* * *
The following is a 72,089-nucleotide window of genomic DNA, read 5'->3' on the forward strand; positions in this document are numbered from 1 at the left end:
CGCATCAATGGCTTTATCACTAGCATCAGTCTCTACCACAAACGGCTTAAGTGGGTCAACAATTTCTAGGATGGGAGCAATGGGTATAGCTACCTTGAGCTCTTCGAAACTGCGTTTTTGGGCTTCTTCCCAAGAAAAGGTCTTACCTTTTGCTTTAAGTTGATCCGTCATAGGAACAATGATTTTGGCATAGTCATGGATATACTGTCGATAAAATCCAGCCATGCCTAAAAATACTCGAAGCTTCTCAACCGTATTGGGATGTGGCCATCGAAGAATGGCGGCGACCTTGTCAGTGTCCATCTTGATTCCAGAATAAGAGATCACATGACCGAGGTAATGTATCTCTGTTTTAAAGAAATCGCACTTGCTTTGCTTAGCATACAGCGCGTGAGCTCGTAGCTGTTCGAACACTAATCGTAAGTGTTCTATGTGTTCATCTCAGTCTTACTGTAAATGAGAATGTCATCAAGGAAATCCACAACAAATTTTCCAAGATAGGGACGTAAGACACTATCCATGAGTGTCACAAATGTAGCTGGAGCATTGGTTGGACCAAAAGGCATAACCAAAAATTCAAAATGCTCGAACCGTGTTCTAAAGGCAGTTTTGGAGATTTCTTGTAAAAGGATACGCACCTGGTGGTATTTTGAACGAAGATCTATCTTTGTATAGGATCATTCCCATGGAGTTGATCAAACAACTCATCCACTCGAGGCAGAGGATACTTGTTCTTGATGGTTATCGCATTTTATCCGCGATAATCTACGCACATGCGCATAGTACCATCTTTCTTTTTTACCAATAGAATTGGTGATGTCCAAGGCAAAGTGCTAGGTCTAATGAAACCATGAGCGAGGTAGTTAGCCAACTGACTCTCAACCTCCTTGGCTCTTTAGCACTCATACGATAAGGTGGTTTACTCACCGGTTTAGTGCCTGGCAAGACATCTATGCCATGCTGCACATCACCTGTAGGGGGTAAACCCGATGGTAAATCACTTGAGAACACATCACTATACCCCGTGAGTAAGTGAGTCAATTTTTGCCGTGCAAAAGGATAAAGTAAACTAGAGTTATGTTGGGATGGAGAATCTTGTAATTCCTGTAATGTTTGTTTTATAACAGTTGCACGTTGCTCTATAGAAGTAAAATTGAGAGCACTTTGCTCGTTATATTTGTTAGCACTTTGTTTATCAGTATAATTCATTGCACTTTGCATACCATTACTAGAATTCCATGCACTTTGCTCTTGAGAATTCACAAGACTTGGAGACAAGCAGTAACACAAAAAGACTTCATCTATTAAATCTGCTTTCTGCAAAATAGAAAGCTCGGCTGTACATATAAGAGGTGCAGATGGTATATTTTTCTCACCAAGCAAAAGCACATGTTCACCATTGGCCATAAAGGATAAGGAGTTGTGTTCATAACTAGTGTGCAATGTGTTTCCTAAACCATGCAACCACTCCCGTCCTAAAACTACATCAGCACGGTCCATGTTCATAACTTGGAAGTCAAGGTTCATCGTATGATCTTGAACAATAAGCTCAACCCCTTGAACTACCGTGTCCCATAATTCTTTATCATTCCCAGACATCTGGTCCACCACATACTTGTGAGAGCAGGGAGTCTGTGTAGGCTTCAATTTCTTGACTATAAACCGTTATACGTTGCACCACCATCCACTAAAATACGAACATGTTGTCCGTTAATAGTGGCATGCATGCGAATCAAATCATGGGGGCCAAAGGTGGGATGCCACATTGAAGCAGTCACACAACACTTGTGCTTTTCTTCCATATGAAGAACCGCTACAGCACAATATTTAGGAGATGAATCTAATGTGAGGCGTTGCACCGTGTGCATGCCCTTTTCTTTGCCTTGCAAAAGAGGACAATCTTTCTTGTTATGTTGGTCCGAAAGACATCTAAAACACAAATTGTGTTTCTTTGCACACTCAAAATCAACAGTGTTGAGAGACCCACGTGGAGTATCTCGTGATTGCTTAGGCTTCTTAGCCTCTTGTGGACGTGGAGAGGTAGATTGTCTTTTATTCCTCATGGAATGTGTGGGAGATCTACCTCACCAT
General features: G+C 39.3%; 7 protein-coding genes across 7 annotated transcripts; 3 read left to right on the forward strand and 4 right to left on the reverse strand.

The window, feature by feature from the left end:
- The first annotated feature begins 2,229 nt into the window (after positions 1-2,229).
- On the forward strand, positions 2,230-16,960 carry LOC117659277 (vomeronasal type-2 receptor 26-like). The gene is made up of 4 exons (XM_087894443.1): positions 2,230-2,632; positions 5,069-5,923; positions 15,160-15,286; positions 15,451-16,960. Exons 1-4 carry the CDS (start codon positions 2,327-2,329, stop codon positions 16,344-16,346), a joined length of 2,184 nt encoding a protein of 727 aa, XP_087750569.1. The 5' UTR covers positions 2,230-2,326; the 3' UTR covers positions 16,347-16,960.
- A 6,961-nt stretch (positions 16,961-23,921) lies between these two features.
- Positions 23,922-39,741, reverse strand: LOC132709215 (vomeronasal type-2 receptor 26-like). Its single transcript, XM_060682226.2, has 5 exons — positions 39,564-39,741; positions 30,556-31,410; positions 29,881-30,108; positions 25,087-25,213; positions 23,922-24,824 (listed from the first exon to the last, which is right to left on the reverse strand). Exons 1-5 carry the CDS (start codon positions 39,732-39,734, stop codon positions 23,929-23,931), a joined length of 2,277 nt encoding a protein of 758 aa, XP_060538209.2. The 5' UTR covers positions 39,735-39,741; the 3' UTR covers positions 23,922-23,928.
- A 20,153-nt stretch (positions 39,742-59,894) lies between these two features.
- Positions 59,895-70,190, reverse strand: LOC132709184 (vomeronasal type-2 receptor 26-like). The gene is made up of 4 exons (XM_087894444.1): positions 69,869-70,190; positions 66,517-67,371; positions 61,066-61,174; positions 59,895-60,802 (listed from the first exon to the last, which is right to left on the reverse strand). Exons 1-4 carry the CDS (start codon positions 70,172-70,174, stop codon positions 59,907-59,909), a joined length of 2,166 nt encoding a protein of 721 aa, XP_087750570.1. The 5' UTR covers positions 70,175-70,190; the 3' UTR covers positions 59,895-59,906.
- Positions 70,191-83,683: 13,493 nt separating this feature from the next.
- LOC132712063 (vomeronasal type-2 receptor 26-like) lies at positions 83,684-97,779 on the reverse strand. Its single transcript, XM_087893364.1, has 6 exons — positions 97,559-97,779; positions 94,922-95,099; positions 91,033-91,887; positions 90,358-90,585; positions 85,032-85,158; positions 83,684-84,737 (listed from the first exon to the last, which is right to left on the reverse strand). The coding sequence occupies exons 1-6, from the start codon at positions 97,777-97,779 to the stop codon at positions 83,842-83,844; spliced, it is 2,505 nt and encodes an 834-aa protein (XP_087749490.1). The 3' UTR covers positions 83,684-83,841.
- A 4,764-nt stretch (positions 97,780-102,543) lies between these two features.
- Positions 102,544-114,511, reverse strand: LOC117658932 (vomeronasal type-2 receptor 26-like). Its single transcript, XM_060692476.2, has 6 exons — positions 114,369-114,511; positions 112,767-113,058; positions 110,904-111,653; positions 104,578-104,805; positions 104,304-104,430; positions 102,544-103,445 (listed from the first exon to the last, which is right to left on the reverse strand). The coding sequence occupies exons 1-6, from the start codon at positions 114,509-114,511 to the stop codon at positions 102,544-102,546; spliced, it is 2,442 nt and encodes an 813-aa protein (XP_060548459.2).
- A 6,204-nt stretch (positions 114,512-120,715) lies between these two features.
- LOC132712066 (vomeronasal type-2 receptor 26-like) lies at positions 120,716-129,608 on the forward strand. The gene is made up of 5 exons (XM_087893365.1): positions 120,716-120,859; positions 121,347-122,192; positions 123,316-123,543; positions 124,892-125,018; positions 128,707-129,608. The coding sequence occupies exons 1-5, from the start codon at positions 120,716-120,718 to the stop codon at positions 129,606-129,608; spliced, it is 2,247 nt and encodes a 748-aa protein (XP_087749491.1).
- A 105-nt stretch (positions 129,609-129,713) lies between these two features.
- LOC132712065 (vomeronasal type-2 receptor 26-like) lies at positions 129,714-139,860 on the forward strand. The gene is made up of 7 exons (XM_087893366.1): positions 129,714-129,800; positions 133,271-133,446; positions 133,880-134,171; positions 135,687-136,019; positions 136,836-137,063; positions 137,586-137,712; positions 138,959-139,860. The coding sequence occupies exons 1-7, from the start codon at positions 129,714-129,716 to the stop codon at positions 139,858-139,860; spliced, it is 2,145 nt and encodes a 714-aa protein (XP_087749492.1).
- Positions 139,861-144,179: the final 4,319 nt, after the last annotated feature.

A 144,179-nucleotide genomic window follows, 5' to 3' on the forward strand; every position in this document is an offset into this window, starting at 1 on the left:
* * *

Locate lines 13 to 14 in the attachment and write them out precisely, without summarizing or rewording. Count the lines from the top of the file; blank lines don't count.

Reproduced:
- A 4,764-nt stretch (positions 97,780-102,543) lies between these two features.
- Positions 102,544-114,511, reverse strand: LOC117658932 (vomeronasal type-2 receptor 26-like). Its single transcript, XM_060692476.2, has 6 exons — positions 114,369-114,511; positions 112,767-113,058; positions 110,904-111,653; positions 104,578-104,805; positions 104,304-104,430; positions 102,544-103,445 (listed from the first exon to the last, which is right to left on the reverse strand). The coding sequence occupies exons 1-6, from the start codon at positions 114,509-114,511 to the stop codon at positions 102,544-102,546; spliced, it is 2,442 nt and encodes an 813-aa protein (XP_060548459.2).